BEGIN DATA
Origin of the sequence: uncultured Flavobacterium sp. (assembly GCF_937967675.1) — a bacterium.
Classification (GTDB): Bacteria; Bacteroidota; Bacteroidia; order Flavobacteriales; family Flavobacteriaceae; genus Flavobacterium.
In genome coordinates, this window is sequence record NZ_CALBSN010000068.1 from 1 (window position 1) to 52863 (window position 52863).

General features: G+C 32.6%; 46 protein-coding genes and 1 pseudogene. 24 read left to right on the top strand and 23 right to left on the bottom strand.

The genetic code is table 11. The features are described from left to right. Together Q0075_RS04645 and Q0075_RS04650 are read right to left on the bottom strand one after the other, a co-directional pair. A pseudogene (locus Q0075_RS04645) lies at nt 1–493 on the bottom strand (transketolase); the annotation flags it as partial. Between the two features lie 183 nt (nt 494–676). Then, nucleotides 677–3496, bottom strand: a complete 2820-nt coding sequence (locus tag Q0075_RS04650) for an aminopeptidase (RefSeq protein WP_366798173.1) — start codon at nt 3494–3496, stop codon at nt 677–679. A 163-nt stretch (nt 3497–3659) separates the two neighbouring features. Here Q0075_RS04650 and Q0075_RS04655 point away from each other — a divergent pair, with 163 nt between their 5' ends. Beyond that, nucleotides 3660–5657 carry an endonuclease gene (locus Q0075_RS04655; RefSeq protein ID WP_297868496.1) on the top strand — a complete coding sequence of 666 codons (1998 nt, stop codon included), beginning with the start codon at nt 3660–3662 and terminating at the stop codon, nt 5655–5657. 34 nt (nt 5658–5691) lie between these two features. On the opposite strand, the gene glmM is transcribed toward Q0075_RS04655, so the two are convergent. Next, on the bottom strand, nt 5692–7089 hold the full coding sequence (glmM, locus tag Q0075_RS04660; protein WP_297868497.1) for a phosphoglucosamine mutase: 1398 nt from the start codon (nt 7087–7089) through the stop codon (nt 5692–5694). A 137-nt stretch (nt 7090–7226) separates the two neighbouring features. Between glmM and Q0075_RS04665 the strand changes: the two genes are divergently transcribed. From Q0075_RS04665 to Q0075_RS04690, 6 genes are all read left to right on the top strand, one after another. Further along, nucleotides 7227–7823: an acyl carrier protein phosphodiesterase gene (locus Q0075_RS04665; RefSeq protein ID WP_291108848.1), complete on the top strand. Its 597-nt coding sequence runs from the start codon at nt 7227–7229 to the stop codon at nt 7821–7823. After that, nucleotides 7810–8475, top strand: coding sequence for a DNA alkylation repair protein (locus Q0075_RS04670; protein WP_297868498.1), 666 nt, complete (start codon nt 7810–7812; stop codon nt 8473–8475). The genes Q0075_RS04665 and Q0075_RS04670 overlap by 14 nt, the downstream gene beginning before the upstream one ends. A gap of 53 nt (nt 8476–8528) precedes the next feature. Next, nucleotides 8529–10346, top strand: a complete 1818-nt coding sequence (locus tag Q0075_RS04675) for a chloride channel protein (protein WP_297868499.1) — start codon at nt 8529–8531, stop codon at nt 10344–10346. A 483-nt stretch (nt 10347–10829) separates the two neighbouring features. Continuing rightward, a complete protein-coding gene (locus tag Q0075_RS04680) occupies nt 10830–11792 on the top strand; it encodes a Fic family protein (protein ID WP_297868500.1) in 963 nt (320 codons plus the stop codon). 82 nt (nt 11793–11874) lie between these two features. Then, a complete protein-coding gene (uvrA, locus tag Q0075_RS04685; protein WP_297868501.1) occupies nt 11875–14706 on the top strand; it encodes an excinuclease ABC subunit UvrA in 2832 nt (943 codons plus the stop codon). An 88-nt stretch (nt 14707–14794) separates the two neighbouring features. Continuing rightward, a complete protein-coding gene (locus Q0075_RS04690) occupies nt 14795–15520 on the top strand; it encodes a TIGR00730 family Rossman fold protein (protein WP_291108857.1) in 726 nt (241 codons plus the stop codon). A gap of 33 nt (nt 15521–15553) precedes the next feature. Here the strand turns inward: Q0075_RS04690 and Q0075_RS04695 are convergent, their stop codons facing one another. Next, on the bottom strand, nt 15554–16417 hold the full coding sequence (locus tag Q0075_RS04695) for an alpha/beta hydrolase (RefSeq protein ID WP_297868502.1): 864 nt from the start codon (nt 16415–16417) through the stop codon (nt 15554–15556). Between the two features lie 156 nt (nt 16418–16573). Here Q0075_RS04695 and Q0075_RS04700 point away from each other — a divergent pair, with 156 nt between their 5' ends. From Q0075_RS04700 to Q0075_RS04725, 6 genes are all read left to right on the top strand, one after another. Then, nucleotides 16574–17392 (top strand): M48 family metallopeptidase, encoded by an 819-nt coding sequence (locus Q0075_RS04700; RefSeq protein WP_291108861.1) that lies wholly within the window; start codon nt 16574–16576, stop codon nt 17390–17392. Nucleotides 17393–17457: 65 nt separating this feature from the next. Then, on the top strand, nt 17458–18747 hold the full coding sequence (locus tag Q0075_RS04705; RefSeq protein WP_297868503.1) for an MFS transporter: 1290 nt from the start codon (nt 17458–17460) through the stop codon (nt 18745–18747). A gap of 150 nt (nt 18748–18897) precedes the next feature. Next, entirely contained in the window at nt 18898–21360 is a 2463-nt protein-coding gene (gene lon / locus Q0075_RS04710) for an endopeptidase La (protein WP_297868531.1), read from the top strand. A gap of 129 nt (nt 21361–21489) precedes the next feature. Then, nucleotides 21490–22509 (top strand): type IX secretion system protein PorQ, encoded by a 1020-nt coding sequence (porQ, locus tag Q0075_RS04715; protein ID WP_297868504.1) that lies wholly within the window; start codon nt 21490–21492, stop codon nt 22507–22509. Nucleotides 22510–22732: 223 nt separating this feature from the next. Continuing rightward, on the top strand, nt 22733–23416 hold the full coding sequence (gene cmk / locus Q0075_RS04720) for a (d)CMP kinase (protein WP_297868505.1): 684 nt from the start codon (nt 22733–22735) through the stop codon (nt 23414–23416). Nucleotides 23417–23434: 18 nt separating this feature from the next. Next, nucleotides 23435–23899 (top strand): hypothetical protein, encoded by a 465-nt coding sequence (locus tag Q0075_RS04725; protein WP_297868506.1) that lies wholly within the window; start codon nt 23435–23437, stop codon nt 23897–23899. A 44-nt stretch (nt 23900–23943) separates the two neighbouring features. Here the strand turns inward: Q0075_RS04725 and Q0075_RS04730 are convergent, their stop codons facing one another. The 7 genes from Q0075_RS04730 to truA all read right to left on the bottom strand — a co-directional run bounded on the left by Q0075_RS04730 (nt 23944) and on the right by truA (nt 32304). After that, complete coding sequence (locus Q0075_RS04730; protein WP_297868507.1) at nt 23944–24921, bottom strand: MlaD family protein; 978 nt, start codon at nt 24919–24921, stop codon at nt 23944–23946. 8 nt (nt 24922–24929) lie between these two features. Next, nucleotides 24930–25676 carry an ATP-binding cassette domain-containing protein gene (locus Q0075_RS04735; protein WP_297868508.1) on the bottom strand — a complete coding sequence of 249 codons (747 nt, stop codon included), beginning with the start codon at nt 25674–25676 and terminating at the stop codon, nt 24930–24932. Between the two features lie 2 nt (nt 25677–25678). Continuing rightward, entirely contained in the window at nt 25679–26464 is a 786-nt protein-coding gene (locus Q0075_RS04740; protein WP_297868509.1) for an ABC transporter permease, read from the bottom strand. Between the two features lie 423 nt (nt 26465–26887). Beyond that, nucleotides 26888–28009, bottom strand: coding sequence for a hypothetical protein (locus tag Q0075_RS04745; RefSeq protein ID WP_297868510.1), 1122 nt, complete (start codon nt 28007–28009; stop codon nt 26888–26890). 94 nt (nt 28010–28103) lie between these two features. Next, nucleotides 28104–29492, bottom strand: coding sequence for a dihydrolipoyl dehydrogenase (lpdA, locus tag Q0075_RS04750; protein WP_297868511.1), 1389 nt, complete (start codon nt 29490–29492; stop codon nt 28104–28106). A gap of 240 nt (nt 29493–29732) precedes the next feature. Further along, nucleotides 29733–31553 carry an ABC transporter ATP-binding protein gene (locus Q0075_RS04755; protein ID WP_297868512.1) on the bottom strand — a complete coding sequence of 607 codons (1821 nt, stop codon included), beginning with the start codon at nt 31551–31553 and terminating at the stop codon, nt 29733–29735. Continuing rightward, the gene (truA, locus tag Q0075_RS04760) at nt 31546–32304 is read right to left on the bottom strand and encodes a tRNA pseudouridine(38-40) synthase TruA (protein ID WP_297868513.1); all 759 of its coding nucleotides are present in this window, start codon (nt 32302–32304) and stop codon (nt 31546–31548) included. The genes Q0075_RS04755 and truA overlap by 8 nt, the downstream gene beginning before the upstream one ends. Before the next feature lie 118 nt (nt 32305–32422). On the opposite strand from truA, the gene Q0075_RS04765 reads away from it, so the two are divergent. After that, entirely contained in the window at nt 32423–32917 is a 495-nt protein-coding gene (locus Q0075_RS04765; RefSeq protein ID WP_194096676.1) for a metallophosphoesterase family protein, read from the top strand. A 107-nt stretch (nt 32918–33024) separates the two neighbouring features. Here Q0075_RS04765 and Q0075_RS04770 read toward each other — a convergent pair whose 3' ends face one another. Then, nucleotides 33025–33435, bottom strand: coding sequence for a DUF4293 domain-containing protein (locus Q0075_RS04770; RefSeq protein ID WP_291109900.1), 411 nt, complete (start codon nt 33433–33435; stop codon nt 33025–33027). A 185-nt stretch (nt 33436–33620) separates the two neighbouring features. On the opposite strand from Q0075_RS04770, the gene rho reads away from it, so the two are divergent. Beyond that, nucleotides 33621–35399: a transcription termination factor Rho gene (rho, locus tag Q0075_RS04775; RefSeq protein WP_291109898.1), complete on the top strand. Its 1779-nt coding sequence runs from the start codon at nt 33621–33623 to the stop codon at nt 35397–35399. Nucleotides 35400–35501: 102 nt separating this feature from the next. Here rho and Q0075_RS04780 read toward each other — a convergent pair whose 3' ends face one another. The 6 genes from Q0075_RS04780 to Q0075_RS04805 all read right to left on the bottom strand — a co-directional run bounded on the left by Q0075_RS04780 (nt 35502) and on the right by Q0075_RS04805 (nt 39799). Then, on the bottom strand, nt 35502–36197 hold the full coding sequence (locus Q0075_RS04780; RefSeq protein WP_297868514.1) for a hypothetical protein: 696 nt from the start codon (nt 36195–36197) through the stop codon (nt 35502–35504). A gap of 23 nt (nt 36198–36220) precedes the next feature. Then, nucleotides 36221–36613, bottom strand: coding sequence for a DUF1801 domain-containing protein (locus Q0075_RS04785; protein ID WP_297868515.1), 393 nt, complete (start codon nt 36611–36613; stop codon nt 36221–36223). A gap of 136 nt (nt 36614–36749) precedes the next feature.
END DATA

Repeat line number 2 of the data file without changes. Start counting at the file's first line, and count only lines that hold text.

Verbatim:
Classification (GTDB): Bacteria; Bacteroidota; Bacteroidia; order Flavobacteriales; family Flavobacteriaceae; genus Flavobacterium.